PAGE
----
Reinterpretations of an iconic character are one thing. Wholesale deck-clearing exercises in which the story of said figure is almost entirely torn up and put together again to the extent that the end result bears minimal resemblance to its original source material beyond lip service is another matter entirely.
Dracula Untold, as it turns out, is another matter.
Although Vlad Tepes’ history as Trannsylvania’s mass-impaler is referenced, it is quickly pushed aside in favour of the story that first-time director Gary Shore seems more interested in telling: that of a peace-loving prince (Luke Evans) who is determined to do what it takes to safeguard his people.
First and foremost among these are his family: wife Mirena (Sarah Gadon) and son Ingeras (Art Parkinson, aka Rickon Stark from Game Of Thrones) from the forces of Turkish commander Mehmed (Dominic Cooper), even if that involves becoming what he seeks to destroy – or maybe even something worse.
For a film about a character whose evil and tragedy is common knowledge in both history and fiction, it’s slightly surprising how black and white everything is presented as: Vlad effectively selling his soul and subsequently butchering large swathes of Turks is presented as fine because they’re all child-capturing sadists, while his people are all peace-loving farmers – apparently Vlad impaled all those thousands by himself.
The titular role cries out for someone capable of effortlessly exhibiting the moral shades that such a character deserves; a Benedict Cumberbatch or Tom Hiddleston-type figure. Evans is likeable – too likeable, perhaps – and gives it his all, but doesn’t quite sell himself either as history’s ruthless warlord or fiction’s most frightening foe.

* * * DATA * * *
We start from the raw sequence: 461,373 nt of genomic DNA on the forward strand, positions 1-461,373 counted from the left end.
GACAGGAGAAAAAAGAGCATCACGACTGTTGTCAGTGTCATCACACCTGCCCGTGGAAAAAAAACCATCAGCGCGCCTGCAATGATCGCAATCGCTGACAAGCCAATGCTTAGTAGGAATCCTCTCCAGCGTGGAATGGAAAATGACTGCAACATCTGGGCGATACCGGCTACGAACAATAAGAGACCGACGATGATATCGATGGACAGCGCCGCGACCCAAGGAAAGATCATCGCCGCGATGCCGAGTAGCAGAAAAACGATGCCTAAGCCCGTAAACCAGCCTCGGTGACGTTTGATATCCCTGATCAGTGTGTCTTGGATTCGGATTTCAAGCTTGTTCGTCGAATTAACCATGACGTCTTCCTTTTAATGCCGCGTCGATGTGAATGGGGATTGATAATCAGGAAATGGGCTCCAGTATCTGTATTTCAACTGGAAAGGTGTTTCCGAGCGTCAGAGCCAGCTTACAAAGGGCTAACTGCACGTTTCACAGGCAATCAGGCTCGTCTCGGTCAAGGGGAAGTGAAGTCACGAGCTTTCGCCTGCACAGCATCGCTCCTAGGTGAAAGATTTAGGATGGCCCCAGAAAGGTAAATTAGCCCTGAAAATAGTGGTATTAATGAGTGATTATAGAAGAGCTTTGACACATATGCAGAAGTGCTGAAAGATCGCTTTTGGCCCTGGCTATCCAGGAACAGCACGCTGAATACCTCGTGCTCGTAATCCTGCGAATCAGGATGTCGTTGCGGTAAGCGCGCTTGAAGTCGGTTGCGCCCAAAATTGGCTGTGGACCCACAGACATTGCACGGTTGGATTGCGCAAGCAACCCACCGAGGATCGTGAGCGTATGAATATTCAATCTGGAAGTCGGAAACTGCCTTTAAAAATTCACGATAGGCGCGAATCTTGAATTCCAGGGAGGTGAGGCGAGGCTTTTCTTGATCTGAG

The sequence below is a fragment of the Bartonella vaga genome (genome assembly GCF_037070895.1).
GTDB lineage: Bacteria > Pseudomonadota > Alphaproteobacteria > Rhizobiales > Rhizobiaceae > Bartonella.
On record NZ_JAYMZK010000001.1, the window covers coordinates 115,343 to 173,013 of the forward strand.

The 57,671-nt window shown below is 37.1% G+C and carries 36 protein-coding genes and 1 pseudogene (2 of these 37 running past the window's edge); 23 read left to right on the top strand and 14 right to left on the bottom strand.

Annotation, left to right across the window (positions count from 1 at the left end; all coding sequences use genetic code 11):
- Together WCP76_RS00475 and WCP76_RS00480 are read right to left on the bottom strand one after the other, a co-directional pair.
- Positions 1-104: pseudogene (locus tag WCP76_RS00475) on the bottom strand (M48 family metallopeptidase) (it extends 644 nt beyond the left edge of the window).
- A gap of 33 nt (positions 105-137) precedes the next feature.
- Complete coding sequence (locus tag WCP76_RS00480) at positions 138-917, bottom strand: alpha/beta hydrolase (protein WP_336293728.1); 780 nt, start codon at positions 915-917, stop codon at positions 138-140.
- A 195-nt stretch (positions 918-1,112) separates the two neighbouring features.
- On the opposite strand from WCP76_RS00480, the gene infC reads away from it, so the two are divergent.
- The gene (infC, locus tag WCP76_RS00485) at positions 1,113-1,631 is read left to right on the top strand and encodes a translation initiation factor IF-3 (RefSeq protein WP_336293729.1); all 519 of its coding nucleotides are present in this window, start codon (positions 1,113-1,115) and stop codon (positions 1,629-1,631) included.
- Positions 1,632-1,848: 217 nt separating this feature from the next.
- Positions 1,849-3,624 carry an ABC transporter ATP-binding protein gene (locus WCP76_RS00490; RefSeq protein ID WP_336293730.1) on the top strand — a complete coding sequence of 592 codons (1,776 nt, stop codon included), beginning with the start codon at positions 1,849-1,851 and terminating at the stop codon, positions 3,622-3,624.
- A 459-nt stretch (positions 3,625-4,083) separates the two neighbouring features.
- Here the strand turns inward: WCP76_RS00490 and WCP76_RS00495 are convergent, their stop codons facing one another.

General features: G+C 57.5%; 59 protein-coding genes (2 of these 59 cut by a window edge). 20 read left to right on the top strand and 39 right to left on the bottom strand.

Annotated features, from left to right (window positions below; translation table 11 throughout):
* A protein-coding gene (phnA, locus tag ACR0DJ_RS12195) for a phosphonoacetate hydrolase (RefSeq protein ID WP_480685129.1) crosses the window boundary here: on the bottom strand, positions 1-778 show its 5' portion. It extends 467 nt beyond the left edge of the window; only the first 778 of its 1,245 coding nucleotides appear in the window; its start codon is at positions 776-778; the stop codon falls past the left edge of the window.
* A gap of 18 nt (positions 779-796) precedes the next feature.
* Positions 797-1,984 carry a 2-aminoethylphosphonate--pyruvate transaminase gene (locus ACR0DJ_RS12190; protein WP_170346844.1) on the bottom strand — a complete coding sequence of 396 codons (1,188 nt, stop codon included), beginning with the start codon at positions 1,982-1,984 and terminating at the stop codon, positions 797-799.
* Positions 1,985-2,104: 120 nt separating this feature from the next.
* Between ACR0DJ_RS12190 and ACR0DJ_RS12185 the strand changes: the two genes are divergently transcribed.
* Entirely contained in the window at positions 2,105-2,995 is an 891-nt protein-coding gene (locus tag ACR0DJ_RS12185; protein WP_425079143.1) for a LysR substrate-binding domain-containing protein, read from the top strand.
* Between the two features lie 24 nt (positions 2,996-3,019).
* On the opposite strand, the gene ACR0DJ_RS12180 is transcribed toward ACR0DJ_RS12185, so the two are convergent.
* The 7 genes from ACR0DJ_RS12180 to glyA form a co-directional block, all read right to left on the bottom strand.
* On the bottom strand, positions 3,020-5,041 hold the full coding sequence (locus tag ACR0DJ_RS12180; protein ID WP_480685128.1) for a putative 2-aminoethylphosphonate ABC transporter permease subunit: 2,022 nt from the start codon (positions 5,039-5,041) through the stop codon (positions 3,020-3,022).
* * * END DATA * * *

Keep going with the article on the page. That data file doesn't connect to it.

Similarly, the rest of the cast fare even better. Dominic Cooper’s Mehmed is seemingly drawn straight from the stable of cardboard-cutout bad guys, and it’s difficult to remember anything much about the bulk of the supporting players. The likes of Gadon and Parkinson do their best with roles that require them to do little more than look scared and plead, while Charles Dance elevates proceedings in his all-to-brief screen time as the agent of Vlad’s transformation.
Herein lies the problem with Dracula Untold: for every step forward it makes, it strides a further two back. Vlad’s new abilities post-vampirism yield numerous possibilities and prompt a few surprising – but welcome – moments of comedy, but are wasted in the uniformly terrible battle sequences, which quickly devolve into over-stylised CGI explosions that at their lowest points defy comprehension.
The final coda at least bears the hallmarks of something interesting being planned should this get the sequel it so clearly wants, but it does have the effect of making you wonder what the point of it was.
You get the feeling that with a different creative team and a new lead (we feel harsh saying this; it isn’t Evans’ fault he’s miscast), Dracula Untold could have been a better film. Indeed, there are things to take away and enjoy from it. In its current state, however, there is too little here to prop this up as an especially novel take on Bram Stoker’s enduring undead creation.